Her wedding dress was ready but she would never get the chance to walk down the aisle.
On June 20, 1999, thirty-one year old Cynthia was ready for a night at the bar. She had walked to Hayloft Tavern because her car was broken down, but with a leather jacket over her little black dress, the summer night air didn’t seem too cold on that three mile jaunt (McNerthney.) The bar was busy. While detectives believe she was alone when she arrived at the saloon, witnesses gave conflicting reports as to whether she left by herself. Some say she left with her fiance, others say a group of men she played pool with at the saloon. She may have spoken on a payphone at one point. Still, other witnesses say she was alone when she walked out of the saloon for the last time (McNerthney.)
At the time of her disappearance, she lived in one of the trailer homes at Monroe Motels with her son and fiance and worked on sight as a housekeeper. The motel owner, Jean Ghag gave her a job after Cynthia fell behind on rent and throughout her ten-month employment, she was a hard worker (Hefley.) According to Ghag, Cynthia frequently argued with her fiance (McNerthney.) The night of her disappearance was no different.
Over 160 leads were investigated at the time. Her fiance was not considered a suspect.
When she wasn’t working, Cynthia loved to take her son to fishing at a creek nearby their home. She would walk alongside him as he rode his bike. Cynthia’s husband committed suicide a few years prior to her murder. Her son was just eight years old when he became an orphan. His grandparents took him in after Cynthia died (Brooks and Morris.) He’ll be 27 this year.
The morning after she disappeared, Cynthia’s fiance called her mother to discuss why she hadn’t picked up her son from the babysitter. The day wore on and her mother assumed Cynthia had gotten home but at 5 P.M. that afternoon, Cynthia’s fiance called again (McNerthney.) Larry Lane, Cynthia’s stepfather, knew something was wrong. In the months following, he walked along railroad tracks checking dumpsters. “I know my daughter,” Lane said. “I know she wouldn’t leave her son like that (Hefley).”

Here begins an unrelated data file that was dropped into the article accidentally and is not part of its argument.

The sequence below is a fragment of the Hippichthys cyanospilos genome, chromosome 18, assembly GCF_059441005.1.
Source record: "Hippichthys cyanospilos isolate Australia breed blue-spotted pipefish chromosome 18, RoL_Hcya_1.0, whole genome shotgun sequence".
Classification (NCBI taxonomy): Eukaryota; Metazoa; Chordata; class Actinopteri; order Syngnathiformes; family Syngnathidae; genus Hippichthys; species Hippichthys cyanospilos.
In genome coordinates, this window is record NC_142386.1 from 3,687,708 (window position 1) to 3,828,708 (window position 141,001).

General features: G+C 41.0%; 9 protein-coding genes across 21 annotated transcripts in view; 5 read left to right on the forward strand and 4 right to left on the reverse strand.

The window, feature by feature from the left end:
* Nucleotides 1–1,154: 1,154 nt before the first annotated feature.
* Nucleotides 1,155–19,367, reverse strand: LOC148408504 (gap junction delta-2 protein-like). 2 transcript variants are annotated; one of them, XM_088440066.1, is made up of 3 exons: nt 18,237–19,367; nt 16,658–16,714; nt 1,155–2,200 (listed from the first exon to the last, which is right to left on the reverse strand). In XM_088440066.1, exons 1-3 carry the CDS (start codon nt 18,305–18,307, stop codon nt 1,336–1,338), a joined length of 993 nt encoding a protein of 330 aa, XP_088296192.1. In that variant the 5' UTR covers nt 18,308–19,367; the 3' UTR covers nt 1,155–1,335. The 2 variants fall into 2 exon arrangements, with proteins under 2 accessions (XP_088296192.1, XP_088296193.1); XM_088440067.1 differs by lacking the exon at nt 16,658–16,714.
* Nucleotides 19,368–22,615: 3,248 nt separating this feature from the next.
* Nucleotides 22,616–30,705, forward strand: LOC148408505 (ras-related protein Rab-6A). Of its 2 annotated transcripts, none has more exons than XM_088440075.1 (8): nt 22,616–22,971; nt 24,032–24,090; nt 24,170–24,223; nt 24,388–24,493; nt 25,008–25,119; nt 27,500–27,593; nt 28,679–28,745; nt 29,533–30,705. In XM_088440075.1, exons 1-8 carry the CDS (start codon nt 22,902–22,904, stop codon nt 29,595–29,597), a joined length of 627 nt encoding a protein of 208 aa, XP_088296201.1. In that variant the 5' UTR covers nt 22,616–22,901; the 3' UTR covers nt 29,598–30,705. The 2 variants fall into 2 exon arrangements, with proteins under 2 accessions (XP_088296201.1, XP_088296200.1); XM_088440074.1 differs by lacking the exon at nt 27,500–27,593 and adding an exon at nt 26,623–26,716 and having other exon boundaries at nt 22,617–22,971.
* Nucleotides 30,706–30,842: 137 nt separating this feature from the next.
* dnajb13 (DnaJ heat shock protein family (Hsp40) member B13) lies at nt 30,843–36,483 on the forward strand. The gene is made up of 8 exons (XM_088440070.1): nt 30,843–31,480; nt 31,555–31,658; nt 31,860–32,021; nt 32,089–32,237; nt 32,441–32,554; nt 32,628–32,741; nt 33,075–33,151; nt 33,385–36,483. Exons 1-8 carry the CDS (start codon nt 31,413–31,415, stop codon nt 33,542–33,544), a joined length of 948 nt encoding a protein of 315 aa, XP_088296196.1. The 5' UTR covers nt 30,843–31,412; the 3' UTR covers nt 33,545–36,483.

His suspicions were confirmed eight months later. On February 10, 2000 Cynthia’s bones were found off of Woods Lake Road west of Sultan. It took the coroner five days to identify her using dental records. She was found by the property owner in a marshy patch of bush and trees with her feet pointed towards his driveway. In the surrounding marsh were scraps of clothing matching the description of what she was wearing when she went missing- black spandex dress, black stockings and a leather jacket- as well as a sleeve from a knit shirt. Detective Jim Scharf of the Snohomish County Sheriff’s Office Major Crimes Unit Cold Case Team believes the sleeve could lead to Cynthia’s murderer. In 2009, he told Parella Lewis from “Washington’s Most Wanted“, “Finding someone who was in possession of that garment would be a good lead to try and figure out who the killer could be.”
When interviewed by Lewis, Cynthia’s son said “It wasn’t great going up without a mom, so I’m not really fond of the person who did it. So I think they should get whatever they have coming to them.” Almost twenty years have passed and her case still remains cold. Besides being covered on Washington’s Most Wanted, Cynthia’s case was also featured in Snohomish county’s deck of cold case cards as the Queen of Hearts.
Call the toll free line at 1-800-222-TIPS or the Sheriff’s tip line at 425-388-3845 if you have any information about Cynthia Rearden’s murder.
Brooks, D and Morris, K. (15 Feb. 2000.) Bones found; murder suspected. Seattle Times. Accessed August 14, 2009 from http://community.seattletimes.nwsource.com/archive/?date=20000215&slug=
Hefley, D. (23 Aug. 2008.) Cold case: Family of Monroe woman angry that killer is still out there. Everett Herald. Accessed August 15, 2019 from https://www.heraldnet.com/news/cold-case-family-of-monroe-woman-angry-that-killer-is-still-out-there/
McNerthy, C. (30 Oct. 2009.) Police hope garment sleeve helps solve cold case. Seattle P.I. Accessed August 16, 2019 from https://blog.seattlepi.com/seattle911/2009/10/30/police-hope-garment-sleeve-helps-solve-cold-case/
Cover photo courtesy of Pamela Pomeroy.